Oakwood, I would take the time give your a lengthy rebuttal but its just not in me at the moment so I'll keep it short as frustrating as that might be for you. Basically, your argument falls apart immediately when you go straight to the Southern Poverty Law Center (SPLC). At this point in their existence the SPLC is little more than a mouthpiece for the American left. sorry, your gonna need more than that. Personally, I would have gone to this story http://www.msnbc.msn.com/id/37293723/ns ... nd_courts/. Though you may want to stay away from the the recent FBI raid in Michigan. Looks like the even the judge thinks the feds case is weak to put it nicely....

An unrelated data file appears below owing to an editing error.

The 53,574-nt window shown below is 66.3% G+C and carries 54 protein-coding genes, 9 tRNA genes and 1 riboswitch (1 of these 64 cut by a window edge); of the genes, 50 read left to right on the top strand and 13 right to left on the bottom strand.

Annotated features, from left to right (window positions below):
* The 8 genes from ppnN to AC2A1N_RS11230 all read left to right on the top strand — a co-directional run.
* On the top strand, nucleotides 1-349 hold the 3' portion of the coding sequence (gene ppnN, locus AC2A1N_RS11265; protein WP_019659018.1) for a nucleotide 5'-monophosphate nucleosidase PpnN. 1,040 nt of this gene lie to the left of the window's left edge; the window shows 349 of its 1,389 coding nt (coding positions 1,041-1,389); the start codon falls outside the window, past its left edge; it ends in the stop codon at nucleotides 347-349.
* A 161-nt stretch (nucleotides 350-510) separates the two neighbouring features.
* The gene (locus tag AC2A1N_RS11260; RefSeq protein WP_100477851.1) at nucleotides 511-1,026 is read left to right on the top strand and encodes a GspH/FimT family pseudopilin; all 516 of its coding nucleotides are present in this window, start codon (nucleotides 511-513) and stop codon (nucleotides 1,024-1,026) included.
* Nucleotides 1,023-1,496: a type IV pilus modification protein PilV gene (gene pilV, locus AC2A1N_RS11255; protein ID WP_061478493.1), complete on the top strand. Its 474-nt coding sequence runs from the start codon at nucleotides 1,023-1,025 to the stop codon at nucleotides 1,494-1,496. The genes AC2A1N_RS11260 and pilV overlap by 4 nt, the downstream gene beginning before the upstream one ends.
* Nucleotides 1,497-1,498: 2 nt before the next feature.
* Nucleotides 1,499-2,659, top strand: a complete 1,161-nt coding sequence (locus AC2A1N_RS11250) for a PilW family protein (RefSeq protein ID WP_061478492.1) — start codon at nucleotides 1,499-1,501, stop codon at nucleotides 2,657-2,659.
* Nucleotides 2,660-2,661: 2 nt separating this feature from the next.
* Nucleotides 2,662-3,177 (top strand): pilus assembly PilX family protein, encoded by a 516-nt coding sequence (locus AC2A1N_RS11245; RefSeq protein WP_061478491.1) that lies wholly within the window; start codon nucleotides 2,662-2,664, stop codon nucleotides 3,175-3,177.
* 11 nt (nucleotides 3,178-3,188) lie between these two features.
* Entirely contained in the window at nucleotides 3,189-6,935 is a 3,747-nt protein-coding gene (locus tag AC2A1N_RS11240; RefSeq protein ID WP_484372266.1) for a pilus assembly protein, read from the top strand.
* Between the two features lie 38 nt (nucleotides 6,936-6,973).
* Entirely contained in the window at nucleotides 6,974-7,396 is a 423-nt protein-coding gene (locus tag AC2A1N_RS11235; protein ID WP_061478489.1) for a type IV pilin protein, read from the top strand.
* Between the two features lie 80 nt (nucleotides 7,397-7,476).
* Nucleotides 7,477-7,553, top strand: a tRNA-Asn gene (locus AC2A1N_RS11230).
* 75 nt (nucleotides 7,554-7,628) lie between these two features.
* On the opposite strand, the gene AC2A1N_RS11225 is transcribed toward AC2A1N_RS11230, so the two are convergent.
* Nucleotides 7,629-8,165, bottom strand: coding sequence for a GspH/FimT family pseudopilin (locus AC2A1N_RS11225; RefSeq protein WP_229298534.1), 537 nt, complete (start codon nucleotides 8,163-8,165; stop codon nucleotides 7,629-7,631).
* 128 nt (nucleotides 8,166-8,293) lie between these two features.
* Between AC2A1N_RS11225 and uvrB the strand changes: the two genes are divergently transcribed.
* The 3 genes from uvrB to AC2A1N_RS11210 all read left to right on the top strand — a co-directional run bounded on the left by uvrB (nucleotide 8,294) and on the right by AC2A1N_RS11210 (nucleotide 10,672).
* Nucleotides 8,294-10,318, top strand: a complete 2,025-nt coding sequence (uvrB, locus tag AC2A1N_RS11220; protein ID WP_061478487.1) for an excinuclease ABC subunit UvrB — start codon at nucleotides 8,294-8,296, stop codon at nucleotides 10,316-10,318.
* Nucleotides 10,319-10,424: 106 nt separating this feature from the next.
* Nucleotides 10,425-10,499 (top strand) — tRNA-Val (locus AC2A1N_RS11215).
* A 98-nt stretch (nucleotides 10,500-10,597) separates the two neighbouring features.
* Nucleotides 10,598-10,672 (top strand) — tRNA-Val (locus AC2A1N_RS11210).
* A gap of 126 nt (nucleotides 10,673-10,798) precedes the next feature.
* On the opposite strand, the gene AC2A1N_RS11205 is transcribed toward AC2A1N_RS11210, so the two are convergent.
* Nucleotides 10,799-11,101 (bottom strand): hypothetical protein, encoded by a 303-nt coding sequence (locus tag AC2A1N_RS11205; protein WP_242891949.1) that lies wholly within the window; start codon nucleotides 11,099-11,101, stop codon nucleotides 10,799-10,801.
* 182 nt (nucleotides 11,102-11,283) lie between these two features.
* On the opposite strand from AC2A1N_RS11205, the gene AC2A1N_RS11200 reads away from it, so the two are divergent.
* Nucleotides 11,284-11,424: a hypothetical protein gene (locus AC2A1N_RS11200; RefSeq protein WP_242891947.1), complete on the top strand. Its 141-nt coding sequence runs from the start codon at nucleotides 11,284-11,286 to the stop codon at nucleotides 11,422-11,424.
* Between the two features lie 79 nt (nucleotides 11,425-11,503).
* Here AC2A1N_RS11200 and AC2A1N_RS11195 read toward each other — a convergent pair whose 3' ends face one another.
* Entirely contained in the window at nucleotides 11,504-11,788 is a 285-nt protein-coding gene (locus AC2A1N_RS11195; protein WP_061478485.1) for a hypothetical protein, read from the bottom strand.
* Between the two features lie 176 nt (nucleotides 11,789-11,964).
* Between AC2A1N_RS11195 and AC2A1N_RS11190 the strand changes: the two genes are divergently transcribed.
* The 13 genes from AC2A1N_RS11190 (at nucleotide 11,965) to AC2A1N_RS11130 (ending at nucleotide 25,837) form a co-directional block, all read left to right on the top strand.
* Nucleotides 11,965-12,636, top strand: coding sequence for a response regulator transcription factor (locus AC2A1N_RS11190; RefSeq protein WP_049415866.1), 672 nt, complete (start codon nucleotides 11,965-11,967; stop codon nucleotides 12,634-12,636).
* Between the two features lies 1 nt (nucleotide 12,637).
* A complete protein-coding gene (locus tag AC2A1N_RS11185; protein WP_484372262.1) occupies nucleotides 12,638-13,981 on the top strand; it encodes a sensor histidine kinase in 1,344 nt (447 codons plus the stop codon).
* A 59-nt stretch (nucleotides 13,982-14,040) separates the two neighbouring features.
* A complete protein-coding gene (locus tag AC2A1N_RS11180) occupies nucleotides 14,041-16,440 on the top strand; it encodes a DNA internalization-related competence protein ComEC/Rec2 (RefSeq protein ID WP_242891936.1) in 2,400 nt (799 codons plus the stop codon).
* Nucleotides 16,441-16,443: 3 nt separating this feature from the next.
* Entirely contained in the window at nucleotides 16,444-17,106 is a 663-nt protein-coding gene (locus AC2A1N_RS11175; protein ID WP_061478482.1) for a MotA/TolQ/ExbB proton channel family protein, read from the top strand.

John, your blog is fast becoming my go to place to help me analyze the big picture that current headlines fall into. thank-you As a historian, generational dynamics is giving me that home in academia that fills my interest in history, political science, anthropology, and sociology....with a little psychology thrown in for good measure.